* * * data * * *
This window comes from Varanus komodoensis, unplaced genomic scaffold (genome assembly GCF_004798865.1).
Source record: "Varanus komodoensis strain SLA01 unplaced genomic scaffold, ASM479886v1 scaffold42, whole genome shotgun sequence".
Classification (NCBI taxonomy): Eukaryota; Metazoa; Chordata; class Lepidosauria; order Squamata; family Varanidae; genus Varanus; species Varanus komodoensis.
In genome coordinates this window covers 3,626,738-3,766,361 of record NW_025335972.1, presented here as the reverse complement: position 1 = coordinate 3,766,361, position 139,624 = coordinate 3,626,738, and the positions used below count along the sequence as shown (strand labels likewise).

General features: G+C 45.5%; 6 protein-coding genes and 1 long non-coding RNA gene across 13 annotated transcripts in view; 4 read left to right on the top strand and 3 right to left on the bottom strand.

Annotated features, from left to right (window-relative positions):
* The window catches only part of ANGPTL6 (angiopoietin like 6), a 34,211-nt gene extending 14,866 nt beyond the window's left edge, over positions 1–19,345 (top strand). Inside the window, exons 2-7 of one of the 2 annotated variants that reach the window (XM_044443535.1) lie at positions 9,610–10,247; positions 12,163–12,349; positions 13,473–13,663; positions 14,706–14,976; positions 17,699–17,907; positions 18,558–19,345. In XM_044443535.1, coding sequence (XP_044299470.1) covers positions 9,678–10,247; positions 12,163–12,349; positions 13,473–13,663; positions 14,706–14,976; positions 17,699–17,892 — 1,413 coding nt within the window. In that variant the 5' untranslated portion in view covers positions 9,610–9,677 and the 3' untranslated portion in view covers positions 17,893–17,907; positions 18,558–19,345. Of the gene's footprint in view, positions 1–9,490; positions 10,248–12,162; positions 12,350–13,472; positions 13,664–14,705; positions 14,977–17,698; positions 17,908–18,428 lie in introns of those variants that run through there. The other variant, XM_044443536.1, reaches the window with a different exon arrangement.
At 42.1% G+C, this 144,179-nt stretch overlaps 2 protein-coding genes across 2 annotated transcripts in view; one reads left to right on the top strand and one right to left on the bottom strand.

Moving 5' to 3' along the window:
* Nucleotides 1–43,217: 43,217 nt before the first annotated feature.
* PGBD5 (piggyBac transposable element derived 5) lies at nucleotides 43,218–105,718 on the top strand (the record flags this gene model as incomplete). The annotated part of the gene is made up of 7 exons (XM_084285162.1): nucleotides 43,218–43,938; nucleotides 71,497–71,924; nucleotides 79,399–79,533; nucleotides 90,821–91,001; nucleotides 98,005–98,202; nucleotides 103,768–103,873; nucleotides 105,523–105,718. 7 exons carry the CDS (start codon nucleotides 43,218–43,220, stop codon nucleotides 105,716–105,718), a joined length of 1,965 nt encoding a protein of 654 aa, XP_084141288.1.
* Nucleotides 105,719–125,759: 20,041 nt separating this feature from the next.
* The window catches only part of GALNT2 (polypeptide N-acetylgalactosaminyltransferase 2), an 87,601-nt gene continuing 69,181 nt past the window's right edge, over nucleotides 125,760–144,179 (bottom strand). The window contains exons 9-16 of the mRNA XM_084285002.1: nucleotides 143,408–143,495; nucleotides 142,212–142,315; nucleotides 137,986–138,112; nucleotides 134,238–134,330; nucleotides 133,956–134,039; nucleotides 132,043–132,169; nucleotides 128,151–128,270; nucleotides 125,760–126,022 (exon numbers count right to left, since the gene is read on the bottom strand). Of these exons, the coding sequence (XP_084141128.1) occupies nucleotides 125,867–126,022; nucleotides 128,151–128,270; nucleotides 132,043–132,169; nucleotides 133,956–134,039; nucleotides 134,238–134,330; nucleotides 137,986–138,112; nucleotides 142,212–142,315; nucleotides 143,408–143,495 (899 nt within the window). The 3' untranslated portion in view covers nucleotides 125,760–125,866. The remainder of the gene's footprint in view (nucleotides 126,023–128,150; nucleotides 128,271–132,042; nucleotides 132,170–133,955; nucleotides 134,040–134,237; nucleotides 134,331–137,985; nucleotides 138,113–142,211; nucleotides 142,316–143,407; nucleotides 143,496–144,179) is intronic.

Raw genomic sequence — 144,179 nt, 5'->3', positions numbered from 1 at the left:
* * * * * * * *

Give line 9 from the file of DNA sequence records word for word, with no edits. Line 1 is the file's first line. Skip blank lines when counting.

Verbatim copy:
Moving 5' to 3' along the window: